Adjuvant Radiotherapy after Surgical Resection
The post-operative radiotherapy (PORT) meta-analysis,25,26 which included 2,128 patients, demonstrated that the use of post-operative radiotherapy was associated with a detrimental effect on survival, which was more pronounced for patients with lower nodal status. The PORT meta-analysis has been criticised, however, for its long enrolment period and use of different types of machines, techniques and doses. Three randomised phase III trials published subsequent to the PORT meta-analysis failed to support a benefit for the use of post-operative radiotherapy.27–29 For patients with N2-positive disease, however, a retrospective analysis demonstrated higher survival for those patients who had received post-operative radiotherapy.18 On the basis of these results, routine post-operative radiotherapy is not recommended for patients with completely resected stage I–IIIA NSCLC.30,31

Locally Advanced Disease
Up to one-third of patients with NSCLC present with disease that remains local to the thorax but is considered too extensive for surgical treatment (stages IIIA and IIIB). Concurrent chemoradiotherapy is considered the standard therapy for unresectable stage III NSCLC.32 The concurrent administration of chemotherapy plus radiotherapy results in a modest but statistically significant survival benefit compared with sequential administration, as demonstrated by randomised phase III trials.33,34 This approach is, however, associated with significant toxicity and it only applies to patients with good performance status.35 The role of surgery in the subcategory of patients with N2 disease was tested in two randomised phase III trials. A European trial treated patients with histologically proven N2 disease with three cycles of cisplatin-based chemotherapy, then allocated them to surgery or sequential thoracic radiotherapy. After a median 72-month follow-up, there was no significant difference in overall survival (OS) or progression-free survival (PFS).36 An American trial randomised patients with N2 disease to either chemotherapy (two cycles of cisplatin/etoposide) and concurrent 45Gy radiotherapy followed by surgery (with two cycles of post-operative chemotherapy) versus two cycles of cisplatin/etoposide and 61Gy radiotherapy.37 This trial demonstrated a PFS benefit in favour of the surgical arm, but no difference in OS was observed. Additionally, surgery was associated with higher toxicity.

Metastatic Disease
Chemotherapy remains the cornerstone of treatment for patients with stage IV disease. An individual patient data meta-analysis that included 16 randomised phase III trials and 2,714 patients has demonstrated that chemotherapy offers an OS benefit with an absolute improvement in survival of 9 % at 12 months compared with best supportive care.38 Chemotherapy doublets are superior to a single agent in first-line treatment39,40 and three-drug combinations do not offer any benefit in terms of OS compared with two-drug regimens.40 The American Society of Clinical Oncology recommends cisplatin-based doublets because they are associated with a marginal one-year survival benefit compared with platinum-free regimens.41 Platinum-free regimens represent an alternative in patients who cannot tolerate platinum-based treatment. Direct comparison of several doublets in randomised phase III trials has failed to demonstrate that one doublet is clearly superior to another.42 Thus no particular regimen can be recommended as the ‘gold standard’.43 A very interesting Phase III trial was recently published by Scagliotti et al.44 This was the first trial clearly demonstrating a significant interaction between treatment efficacy and tumour histology. This non-inferiority, Phase III trial randomised 1,725 chemotherapy-naïve patients with stage IIIB/IV NSCLC to cisplatin/gemcitabine or cisplatin/pemetrexed. OS for cisplatin/ pemetrexed was non-inferior to cisplatin/gemcitabine (median survival 10.3 versus 10.3 months, respectively, HR 0.94, 95 % CI 0.84–1.05) in the whole cohort of patients. OS was, however, statistically superior for cisplatin/pemetrexed versus cisplatin/gemcitabine in patients with adenocarcinoma (n=847, 12.6 versus 10.9 months, respectively) and large-cell carcinoma histology (n=153, 10.4 versus 6.7 months, respectively). In patients with squamous cell histology, there was a significant improvement in survival with cisplatin/gemcitabine versus cisplatin/pemetrexed (n=473; 10.8 versus 9.4 months, respectively).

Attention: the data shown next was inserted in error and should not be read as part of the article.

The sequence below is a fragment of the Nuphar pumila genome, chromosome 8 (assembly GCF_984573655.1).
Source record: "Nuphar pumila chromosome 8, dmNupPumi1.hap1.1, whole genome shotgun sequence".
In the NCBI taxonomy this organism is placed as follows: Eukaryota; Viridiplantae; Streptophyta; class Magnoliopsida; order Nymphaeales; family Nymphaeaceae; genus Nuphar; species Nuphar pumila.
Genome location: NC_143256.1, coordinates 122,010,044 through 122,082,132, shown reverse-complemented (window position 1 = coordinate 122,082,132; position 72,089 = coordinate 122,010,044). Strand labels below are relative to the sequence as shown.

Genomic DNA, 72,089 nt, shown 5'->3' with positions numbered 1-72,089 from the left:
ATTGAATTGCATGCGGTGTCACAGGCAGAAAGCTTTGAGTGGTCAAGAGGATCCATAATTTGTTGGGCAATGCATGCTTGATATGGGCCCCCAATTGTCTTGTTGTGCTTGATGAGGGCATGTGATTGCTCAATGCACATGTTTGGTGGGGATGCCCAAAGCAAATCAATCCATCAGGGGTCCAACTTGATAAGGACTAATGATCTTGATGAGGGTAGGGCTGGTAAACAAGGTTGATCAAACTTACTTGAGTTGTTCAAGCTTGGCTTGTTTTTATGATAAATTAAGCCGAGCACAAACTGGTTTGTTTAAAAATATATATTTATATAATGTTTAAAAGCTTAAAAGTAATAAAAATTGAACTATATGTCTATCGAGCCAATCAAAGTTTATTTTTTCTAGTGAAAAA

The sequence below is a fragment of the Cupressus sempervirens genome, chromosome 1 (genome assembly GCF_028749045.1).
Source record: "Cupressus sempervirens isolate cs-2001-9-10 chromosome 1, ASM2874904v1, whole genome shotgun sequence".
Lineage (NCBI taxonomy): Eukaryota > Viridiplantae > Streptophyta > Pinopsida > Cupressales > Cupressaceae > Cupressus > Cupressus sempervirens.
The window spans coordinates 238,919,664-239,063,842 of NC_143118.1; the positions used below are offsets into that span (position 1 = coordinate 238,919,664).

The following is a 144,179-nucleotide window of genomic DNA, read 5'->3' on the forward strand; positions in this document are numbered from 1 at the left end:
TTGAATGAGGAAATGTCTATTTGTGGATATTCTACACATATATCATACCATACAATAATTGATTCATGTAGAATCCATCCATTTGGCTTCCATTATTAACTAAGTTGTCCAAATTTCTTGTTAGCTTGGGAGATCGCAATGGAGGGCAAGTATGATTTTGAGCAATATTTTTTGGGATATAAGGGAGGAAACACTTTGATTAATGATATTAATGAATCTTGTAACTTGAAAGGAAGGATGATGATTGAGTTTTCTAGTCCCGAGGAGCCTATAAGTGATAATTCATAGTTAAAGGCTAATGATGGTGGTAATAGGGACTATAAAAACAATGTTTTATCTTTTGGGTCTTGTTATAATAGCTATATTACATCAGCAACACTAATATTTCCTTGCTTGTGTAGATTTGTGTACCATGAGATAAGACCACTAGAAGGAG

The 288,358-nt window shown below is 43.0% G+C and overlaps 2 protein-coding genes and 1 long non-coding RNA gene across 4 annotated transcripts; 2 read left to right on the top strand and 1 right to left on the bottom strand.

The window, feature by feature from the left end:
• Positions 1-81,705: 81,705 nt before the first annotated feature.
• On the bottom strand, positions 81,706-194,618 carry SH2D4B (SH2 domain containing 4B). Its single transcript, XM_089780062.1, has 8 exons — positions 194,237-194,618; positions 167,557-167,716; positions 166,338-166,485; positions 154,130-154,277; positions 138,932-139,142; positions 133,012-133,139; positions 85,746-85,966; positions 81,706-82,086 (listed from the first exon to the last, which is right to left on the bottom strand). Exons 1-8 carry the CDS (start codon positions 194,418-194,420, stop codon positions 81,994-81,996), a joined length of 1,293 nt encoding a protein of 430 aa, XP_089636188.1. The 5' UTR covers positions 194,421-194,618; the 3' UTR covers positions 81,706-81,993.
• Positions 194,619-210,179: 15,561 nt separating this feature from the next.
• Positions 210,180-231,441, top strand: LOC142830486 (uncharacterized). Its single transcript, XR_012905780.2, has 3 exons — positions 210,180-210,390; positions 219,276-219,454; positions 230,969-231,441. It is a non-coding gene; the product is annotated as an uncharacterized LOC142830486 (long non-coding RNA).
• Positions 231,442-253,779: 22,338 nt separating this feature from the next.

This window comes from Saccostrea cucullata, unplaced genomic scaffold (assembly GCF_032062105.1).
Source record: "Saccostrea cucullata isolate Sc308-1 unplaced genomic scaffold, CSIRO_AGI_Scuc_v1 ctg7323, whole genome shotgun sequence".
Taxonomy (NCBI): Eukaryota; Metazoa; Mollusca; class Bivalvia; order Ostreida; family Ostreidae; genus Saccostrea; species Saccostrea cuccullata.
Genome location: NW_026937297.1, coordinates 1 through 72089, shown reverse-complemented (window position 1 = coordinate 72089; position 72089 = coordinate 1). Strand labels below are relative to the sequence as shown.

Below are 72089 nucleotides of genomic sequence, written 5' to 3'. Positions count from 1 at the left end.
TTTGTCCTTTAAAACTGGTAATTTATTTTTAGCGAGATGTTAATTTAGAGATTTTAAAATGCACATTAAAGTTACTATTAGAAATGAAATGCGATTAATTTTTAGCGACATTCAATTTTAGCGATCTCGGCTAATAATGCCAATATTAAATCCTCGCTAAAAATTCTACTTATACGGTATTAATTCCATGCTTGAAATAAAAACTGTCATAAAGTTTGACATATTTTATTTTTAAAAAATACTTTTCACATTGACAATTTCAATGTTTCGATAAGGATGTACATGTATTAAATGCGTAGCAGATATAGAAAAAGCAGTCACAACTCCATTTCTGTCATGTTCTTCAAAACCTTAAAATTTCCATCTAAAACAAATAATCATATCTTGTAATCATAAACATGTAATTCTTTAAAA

Targeted Therapies in First-line Treatment Bevacizumab
Angiogenesis, the formation of new blood vessels, is a fundamental process for the development of solid tumours and the growth of secondary metastatic lesions.45 Vascular endothelial growth factor (VEGF) acts to promote normal and tumour angiogenesis.46 Bevacizumab is a recombinant, humanised, monoclonal antibody against VEGF.47 Two Phase III trials have evaluated the role of bevacizumab in combination with chemotherapy as first-line treatment (see Table 1). Bevacizumab when added to chemotherapy doublets offers a clinical benefit in terms of PFS (Avastin in lung [AVAiL] study and Eastern Cooperative Oncology Group [ECOG] 4599 study)48,49 and OS (ECOG 4599).49 The AVAiL trial did not demonstrate an OS benefit, but it should be underlined that its primary end-point was PFS and the study was not powered to demonstrate an OS difference. In these trials bevacizumab was continued until disease progression. Two large Phase IV studies (the Safety of avastin in lung cancer study50 and the Aerosol Research and Inhalation Epidemiology Study51) have confirmed that bevacizumab is safe and feasible in combination with chemotherapy in first-line NSCLC treatment. The optimal dose of bevacizumab has not been determined since the ECOG4599 trial49 used a dose of 15 mg/kg while the European AVAiL trial48 yielded positive results for both doses tested (7.5 and 15 mg/kg). It should be noted that due to the significant risk of haemorrhage, a number of patients were excluded from bevacizumab trials. These patients had: